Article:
In the past week, the Third Circuit has issued two important decisions on the formation of arbitration agreements. (Sing it Beyoncé! “Okay ladies, now let’s get in formation.”) In one, a class action was allowed to proceed in court because the defendant did not obtain explicit enough agreement to the arbitration, and in another an arbitration award was initially vacated due to questions about whether there had been an arbitration agreement at all.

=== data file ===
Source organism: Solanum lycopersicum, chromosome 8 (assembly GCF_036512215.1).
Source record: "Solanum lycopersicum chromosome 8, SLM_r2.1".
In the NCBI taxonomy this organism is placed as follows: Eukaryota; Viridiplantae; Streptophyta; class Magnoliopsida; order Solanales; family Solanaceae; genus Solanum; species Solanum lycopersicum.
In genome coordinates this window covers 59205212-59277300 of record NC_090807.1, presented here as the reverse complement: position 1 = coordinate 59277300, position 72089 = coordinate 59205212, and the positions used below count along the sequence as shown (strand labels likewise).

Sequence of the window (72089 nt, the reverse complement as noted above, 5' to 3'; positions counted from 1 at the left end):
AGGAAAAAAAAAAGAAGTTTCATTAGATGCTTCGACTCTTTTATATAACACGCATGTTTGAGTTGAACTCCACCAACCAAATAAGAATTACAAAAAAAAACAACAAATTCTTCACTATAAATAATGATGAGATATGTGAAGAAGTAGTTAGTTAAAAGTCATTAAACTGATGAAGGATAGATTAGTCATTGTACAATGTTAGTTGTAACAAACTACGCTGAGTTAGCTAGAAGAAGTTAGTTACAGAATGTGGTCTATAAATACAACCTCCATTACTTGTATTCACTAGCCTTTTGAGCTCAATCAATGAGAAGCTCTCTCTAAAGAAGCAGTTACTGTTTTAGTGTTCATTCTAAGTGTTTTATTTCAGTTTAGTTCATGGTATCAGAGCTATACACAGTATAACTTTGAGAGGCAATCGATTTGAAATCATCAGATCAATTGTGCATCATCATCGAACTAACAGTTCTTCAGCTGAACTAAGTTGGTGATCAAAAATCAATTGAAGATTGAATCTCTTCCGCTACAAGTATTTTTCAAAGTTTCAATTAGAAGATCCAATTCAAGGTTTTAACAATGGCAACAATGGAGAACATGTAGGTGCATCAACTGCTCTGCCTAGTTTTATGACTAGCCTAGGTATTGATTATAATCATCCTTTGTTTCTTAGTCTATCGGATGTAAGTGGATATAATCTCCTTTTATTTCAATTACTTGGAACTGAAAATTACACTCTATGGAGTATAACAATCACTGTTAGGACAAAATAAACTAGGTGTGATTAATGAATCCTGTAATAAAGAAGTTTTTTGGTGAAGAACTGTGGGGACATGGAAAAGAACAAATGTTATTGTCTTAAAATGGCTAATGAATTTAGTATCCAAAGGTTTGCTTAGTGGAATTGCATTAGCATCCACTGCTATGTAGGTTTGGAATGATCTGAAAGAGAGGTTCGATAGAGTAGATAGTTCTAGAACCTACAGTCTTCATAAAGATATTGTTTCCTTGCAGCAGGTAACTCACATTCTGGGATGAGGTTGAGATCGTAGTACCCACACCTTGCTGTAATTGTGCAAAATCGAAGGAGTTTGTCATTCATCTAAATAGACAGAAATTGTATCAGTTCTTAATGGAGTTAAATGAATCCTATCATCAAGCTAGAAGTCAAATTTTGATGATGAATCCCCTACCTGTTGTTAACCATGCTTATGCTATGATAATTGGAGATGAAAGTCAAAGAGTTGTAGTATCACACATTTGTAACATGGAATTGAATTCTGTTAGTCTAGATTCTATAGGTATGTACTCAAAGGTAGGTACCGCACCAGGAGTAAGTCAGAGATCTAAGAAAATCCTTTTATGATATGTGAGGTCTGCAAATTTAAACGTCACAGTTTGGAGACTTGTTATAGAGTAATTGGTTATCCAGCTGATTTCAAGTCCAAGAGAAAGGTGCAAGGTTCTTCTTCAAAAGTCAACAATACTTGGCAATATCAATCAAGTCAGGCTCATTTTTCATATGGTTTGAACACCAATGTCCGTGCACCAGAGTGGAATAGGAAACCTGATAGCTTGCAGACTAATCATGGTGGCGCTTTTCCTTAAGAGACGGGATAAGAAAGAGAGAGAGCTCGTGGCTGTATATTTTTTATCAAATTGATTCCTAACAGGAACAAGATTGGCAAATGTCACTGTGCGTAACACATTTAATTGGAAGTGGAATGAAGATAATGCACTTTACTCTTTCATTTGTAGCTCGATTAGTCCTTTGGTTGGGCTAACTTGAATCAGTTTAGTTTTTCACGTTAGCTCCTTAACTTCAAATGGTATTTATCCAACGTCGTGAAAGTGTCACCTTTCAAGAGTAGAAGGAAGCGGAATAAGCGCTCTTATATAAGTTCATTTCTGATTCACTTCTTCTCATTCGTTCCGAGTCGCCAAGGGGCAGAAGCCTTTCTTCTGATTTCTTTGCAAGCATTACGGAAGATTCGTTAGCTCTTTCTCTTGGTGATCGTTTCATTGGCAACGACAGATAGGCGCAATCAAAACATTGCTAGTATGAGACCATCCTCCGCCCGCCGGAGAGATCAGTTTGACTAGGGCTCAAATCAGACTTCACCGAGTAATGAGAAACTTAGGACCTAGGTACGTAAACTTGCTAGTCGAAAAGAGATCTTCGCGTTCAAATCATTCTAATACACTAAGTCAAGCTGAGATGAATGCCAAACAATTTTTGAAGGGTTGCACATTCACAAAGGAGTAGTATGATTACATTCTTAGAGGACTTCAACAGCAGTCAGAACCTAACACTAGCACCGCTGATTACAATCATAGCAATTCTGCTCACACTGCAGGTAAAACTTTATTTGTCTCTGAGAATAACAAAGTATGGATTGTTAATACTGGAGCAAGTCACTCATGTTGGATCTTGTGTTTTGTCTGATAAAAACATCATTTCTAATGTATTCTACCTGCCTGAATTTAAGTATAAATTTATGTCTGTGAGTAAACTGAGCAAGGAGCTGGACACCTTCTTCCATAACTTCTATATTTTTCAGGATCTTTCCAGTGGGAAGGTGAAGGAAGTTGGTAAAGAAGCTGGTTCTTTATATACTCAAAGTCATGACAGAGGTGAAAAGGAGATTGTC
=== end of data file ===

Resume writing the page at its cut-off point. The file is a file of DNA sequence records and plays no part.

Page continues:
In Aliments Krispy Kernels, Inc. v. Nichols Farms, __ F.3d __, 2017 WL 1055569 (3d Cir. Mar. 21, 2017), Aliments was attempting to confirm an arbitration award it received, and Nichols Farms was trying to vacate that award. Aliments and Nichols had exchanged some sales confirmations to purchase pistachios, none of which were signed. However, Nichols ended up refusing to deliver the pistachios without advance payment, based on Aliments’ credit application. Aliments bought elsewhere, and then sought to recoup the extra cost from Nichols at arbitration (in which Nichols refused to participate). In the action to confirm or vacate the award, the district court allowed months of discovery and then vacated the award, finding no genuine issue of fact on that issue. On appeal, the Third Circuit vacated and remanded for further proceedings. In the course of its decision, the Third Circuit noted that its previous expressed standard — that there must be express and unequivocal agreement to an arbitration contract — is outdated and that nothing more than relevant state law on contract formation is required.